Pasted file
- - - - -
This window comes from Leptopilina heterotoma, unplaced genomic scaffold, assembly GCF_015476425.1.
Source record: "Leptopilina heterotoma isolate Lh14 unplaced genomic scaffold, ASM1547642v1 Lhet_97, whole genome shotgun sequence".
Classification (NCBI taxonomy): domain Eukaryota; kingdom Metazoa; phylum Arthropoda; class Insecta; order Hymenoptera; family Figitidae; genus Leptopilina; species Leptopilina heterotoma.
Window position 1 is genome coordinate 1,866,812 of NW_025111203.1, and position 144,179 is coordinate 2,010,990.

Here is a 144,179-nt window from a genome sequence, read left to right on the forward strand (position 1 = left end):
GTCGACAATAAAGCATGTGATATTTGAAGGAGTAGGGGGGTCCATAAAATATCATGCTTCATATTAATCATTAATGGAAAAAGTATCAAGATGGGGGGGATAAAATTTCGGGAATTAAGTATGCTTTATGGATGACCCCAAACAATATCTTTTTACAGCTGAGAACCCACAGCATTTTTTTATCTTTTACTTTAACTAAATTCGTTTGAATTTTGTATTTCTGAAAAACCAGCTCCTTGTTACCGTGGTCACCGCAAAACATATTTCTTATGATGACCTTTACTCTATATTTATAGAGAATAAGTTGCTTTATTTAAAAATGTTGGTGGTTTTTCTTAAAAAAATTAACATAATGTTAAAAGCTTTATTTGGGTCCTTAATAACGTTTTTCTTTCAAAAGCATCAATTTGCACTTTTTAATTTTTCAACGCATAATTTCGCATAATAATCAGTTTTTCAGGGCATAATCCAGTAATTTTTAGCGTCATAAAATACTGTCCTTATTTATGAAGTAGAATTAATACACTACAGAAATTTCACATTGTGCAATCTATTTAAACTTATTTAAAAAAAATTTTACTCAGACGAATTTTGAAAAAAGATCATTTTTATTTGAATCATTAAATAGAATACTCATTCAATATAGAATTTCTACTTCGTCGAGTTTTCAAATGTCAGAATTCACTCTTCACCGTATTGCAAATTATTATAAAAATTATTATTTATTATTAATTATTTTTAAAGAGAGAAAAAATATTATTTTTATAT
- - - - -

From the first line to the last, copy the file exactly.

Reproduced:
This window comes from Leptopilina heterotoma, unplaced genomic scaffold, assembly GCF_015476425.1.
Source record: "Leptopilina heterotoma isolate Lh14 unplaced genomic scaffold, ASM1547642v1 Lhet_97, whole genome shotgun sequence".
Classification (NCBI taxonomy): domain Eukaryota; kingdom Metazoa; phylum Arthropoda; class Insecta; order Hymenoptera; family Figitidae; genus Leptopilina; species Leptopilina heterotoma.
Window position 1 is genome coordinate 1,866,812 of NW_025111203.1, and position 144,179 is coordinate 2,010,990.

Here is a 144,179-nt window from a genome sequence, read left to right on the forward strand (position 1 = left end):
GTCGACAATAAAGCATGTGATATTTGAAGGAGTAGGGGGGTCCATAAAATATCATGCTTCATATTAATCATTAATGGAAAAAGTATCAAGATGGGGGGGATAAAATTTCGGGAATTAAGTATGCTTTATGGATGACCCCAAACAATATCTTTTTACAGCTGAGAACCCACAGCATTTTTTTATCTTTTACTTTAACTAAATTCGTTTGAATTTTGTATTTCTGAAAAACCAGCTCCTTGTTACCGTGGTCACCGCAAAACATATTTCTTATGATGACCTTTACTCTATATTTATAGAGAATAAGTTGCTTTATTTAAAAATGTTGGTGGTTTTTCTTAAAAAAATTAACATAATGTTAAAAGCTTTATTTGGGTCCTTAATAACGTTTTTCTTTCAAAAGCATCAATTTGCACTTTTTAATTTTTCAACGCATAATTTCGCATAATAATCAGTTTTTCAGGGCATAATCCAGTAATTTTTAGCGTCATAAAATACTGTCCTTATTTATGAAGTAGAATTAATACACTACAGAAATTTCACATTGTGCAATCTATTTAAACTTATTTAAAAAAAATTTTACTCAGACGAATTTTGAAAAAAGATCATTTTTATTTGAATCATTAAATAGAATACTCATTCAATATAGAATTTCTACTTCGTCGAGTTTTCAAATGTCAGAATTCACTCTTCACCGTATTGCAAATTATTATAAAAATTATTATTTATTATTAATTATTTTTAAAGAGAGAAAAAATATTATTTTTATAT